Exploring New Waters
And yet, until six years ago, he felt that his pictures lacked a distinctive voice. While he enjoyed photographing deep sea mammals, he found there was something lacking in his images. “Too many aspects of it were out of my control for composing a picture.”

But soon enough, he discovered a new-found love for the Cauvery river which flows through Karnataka and Tamil Nadu. Ever since he first witnessed it from its muddy banks, Barton had felt mesmerised. “It feels alive. I feel like I know it. I feel like it knows me. When I dive into it, it feels like a homecoming.” What first started off as a series of photographs to assist researchers, eventually grew into a passionate project for a photo book that is now in its final year of creation. Through the images in it, he hopes to depict what the river has come to mean to him. The lyrical images carry with them an almost dreamlike quality.

Under the Cauvery, near Galibore.

Making pictures for his Cauvery project requires tremendous groundwork, including frequent coordination with researchers to learn about animal behaviour, suitable locations and the time of the year to capture certain kind of results.

What’s remarkable about Joshua Barton’s photographs is how he can make subjects familiar to us seem mesmerisingly otherworldly. His pictures of whales may leave one baffled as to how we belong to the same reality. Perhaps this ability of his can be attributed to extensive practice with film photography during his early days of learning. At the time, due to the expensive nature of the medium, one was compelled to master how to tell a story through a single frame.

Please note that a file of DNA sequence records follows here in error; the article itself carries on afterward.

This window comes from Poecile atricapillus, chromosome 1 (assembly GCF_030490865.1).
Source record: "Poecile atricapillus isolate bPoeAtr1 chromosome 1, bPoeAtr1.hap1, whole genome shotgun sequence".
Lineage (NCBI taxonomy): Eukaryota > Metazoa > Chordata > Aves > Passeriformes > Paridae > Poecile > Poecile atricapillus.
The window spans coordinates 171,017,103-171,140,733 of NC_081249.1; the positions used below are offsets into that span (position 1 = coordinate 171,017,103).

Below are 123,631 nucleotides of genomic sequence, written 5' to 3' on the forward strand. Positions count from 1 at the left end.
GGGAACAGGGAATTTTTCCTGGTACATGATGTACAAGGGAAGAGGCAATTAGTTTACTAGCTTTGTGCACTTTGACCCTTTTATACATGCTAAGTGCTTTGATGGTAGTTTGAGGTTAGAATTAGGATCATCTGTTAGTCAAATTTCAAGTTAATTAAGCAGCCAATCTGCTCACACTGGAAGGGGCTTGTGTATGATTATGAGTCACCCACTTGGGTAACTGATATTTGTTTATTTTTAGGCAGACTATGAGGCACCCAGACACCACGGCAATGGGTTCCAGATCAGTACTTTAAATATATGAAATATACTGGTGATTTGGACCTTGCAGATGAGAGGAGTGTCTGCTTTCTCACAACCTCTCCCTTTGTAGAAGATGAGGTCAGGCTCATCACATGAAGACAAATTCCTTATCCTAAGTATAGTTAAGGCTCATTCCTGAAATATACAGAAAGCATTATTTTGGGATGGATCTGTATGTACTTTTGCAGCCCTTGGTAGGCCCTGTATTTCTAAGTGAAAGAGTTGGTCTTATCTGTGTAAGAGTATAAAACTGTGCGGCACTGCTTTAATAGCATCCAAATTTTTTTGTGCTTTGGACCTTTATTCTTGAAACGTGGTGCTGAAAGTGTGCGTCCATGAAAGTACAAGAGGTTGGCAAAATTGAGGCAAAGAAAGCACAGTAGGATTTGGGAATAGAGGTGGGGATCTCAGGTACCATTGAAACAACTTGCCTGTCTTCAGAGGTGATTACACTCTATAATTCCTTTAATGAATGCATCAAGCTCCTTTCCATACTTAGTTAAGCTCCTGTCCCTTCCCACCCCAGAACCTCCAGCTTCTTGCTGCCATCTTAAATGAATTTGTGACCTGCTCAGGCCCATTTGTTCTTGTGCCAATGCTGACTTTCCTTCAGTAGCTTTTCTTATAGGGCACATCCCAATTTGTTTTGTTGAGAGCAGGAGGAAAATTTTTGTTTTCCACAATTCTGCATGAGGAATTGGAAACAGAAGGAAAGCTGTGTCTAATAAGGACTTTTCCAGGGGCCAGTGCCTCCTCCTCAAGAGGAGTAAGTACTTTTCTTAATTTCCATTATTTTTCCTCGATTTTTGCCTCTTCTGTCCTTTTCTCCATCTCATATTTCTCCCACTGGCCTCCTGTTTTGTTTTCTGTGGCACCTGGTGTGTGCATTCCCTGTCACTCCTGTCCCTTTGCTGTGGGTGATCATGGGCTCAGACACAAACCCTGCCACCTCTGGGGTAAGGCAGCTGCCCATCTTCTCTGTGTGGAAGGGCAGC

“As a photographer, you manipulate perspective when you shoot – to convey the experience more than just capturing the subject. And I think that’s okay. That’s what you’re doing as an artist.”

Freshwater jellyfish.

A Love for the Craft
He emphasises the need to take risks as a photographer and challenge oneself in order to improve, instead of making pictures that are perceived to be conventionally appealing. He found he could do this best when making pictures of the Cauvery. The images he makes there might not be considered “perfect” in a traditional sense, but they display a keen eye for capturing the mood of a pulsing river. “My purpose here was not just to photograph the fish, it was to photograph the river itself. It was to show the entire environment in its beauty and mystery and rawness.” Often, he becomes so enthralled in his work there that he winds up spending entire trips just making pictures of the waterfalls and rapids from within them.

For him, it all comes back to the genesis of the thought that inspired him. “Sculptors and painters spend days, months, even years creating one piece of art. And I felt that I owed it to my viewers to do the same. To put time, effort, sweat, tears, and personal expression into what I’m providing.”

He does wonder sometimes, whether his vision in the Cauvery images will find appreciation amongst a wider audience, but he puts these doubts to rest with a simple thought: “Not every picture works, and not everyone will like your pictures. But it shouldn’t matter as long as you gave your all to tell them a story.”

This article originally appeared in the July 2018 issue of Better Photography.

Joshua Barton was raised in Chicago, USA and is now based in Bengaluru, India. Besides being an accomplished photographer with a unique vision, he frequently leads underwater photography expeditions. When he’s not working, which is rare, he takes joy in travelling with his wife.